Letter to Friedrich Adolph Sorge, December 15, 1881

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Author(s) Karl Marx
Written 15 December 1881

First published in Briefe und Auszüge aus Briefen von J oh. Phil. Becker, Jos. Dietzgen, Friedrick Engels, Karl Marx u. A. an F. A.
Sorge und Andere, Stuttgart, 1906

Published: Marx-Engels-Gesamtausgabe, International Publishers, 1942;

Published in Marx-Engels Collected Works, Volume 46

To Sorge in Hoboken

[London,] 15 December, 1881[edit source]

Dear Sorge,

Having heard our news from over here by word of mouth from your son,[1] you must surely have been prepared to learn of the death of my wife, my unforgettable and beloved partner (on 2 December).

I myself had not recovered sufficiently to pay her my last respects. Indeed, I have so far been confined to the house, but am to go to Ventnor (Isle of Wight) next week.

I am emerging from this last illness doubly handicapped, emotionally by the loss of my wife, physically in that I am left with a thickening of the pleura and increased sensitivity of the bronchial tubes.

I shall, alas, have to fritter away a certain amount of time on schemes for restoring my health.

Another edition of the German text of Capital has now become necessary. Most inopportune so far as I’m concerned.

Your Henry George is increasingly revealing himself to be a humbug.

I trust Sorge jun. arrived in good shape; give him my regards.


K. Marx

The English have recently begun to occupy themselves more with Capital, etc. Thus in the last October (or November, I am not quite sure) number of the Contemporary there is an article on socialism by John Rae. Very inadequate, full of mistakes, but “fair” as one of my English friends told me the day before yesterday. And why fair? Because John Rae does not suppose that for the forty years I am spreading my pernicious theories, I was being instigated by “bad” motives. “Seine Grossmuth muss ich loben.” The fairness of making yourself at least sufficiently acquainted with the subject of your criticism seems a thing quite unknown to the penmen of British philistinism.

Before this, in the beginning of June, there was published by a certain Hyndman (who had before intruded himself into my house) a little book: England for All. It pretends to be written as an exposé of the programme of the “Democratic Federation” – a recently formed association of different English and Scotch radical societies, half bourgeois, half proletaires. The chapters on Labour and Capital are only literal extracts from, or circumlocutions of, the Capital, but the fellow does neither quote the book, nor its author, but to shield himself from exposure remarks at the end of his preface: “For the ideas and much of the matter contained in Chapters II and III, I am indebted to the work of a great thinker and original writer, etc., etc.” Vis-à-vis myself, the fellow wrote stupid letters of excuse, for instance, that “the English don't like to be taught by foreigners,” that “my name was so much detested, etc.” With all that, his little book – so far as it pilfers the Capital – makes good propaganda, although the man is a “weak” vessel, and very far from having even the patience – the first condition of learning anything – of studying a matter thoroughly. All those amiable middle-class writers – if not specialists – have an itching to make money or name or political capital immediately out of any new thoughts they may have got at by any favourable windfall. Many evenings this fellow has pilfered from me, in order to take me out and to learn in the easiest way.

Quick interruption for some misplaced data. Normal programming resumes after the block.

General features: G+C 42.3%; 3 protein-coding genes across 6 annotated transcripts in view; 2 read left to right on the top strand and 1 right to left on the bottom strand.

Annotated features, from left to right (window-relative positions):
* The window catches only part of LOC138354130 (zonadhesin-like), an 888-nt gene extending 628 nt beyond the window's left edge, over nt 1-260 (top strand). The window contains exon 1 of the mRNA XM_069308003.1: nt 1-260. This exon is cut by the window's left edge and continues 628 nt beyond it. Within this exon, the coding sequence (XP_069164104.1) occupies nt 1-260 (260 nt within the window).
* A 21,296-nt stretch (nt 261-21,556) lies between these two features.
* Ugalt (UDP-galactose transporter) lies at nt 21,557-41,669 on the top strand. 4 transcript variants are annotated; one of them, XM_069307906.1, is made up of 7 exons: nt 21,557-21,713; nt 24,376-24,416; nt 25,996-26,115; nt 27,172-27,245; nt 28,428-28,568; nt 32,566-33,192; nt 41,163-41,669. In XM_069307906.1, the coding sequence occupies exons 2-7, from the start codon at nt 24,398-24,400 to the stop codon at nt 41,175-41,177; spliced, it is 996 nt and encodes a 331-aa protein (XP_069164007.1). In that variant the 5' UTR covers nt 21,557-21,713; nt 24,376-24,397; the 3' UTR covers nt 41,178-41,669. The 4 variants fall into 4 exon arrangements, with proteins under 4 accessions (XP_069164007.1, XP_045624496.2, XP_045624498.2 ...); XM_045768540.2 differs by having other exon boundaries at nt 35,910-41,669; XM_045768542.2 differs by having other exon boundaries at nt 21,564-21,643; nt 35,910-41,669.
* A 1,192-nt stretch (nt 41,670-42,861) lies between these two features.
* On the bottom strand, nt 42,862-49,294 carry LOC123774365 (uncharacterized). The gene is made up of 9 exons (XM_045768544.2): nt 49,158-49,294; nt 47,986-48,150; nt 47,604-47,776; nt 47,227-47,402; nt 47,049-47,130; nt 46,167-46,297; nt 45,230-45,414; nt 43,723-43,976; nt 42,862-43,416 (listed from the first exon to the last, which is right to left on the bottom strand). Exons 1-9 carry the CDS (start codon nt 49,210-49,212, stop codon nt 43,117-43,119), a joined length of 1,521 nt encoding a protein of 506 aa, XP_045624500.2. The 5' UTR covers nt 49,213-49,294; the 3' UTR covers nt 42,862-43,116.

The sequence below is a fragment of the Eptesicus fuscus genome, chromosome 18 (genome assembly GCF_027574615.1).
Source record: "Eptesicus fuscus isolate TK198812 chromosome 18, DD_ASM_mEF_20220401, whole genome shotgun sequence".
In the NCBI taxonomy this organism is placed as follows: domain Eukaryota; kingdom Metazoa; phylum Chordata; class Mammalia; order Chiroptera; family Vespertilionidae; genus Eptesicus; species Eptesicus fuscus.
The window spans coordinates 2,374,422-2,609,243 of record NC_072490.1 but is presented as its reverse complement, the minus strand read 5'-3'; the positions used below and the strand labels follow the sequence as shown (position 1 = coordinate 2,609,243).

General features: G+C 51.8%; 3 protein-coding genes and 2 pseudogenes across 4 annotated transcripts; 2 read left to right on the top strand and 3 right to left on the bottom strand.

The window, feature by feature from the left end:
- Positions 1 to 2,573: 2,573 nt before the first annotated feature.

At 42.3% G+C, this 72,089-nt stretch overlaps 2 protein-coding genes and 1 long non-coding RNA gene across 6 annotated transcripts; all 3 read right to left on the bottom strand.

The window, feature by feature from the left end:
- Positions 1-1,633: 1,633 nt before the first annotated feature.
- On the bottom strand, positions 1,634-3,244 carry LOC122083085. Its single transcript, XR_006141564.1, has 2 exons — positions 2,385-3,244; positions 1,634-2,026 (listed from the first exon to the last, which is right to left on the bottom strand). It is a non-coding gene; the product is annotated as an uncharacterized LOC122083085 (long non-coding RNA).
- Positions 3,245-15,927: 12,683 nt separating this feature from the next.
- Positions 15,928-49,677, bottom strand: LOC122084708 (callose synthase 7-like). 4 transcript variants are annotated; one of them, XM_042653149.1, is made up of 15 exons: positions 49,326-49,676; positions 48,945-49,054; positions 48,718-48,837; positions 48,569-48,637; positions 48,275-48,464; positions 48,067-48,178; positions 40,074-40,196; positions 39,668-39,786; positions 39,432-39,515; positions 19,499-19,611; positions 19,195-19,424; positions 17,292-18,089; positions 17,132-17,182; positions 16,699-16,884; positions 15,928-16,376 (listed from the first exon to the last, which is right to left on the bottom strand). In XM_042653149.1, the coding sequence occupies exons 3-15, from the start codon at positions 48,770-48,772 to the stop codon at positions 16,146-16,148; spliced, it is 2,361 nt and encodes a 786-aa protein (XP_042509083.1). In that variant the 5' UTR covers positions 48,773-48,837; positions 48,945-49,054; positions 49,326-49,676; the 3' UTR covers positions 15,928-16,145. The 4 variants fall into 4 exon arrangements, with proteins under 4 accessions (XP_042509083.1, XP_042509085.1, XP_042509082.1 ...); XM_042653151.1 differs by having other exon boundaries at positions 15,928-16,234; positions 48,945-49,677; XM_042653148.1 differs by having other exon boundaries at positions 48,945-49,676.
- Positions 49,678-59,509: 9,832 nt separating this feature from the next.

Lastly there was published on the first December last (I shall send you a copy of it) in the monthly review, Modern Thought, an article: “Leaders of Modern Thought"; No. XXIII – Karl Marx. By Ernest Belfort Bax.

Now this is the first English publication of the kind which is pervaded by a real enthusiasm for the new ideas themselves and boldly stands up against Brit. Philistinism. That does not prevent that the biographical notices the author gives of me are mostly wrong, etc. In the exposition of my economic principles and in his translations (i.e., quotations of the Capital) much is wrong and confused, but with all that the appearance of this article, announced in large letters by placards on the walls of West End London, has produced a great sensation. What was most important for me, I received the said number of Modern Thought already on the 30th of November, so that my dear wife had the last days of her life still cheered up. You know the passionate interest she took in all such affairs.

  1. Adolph Sorge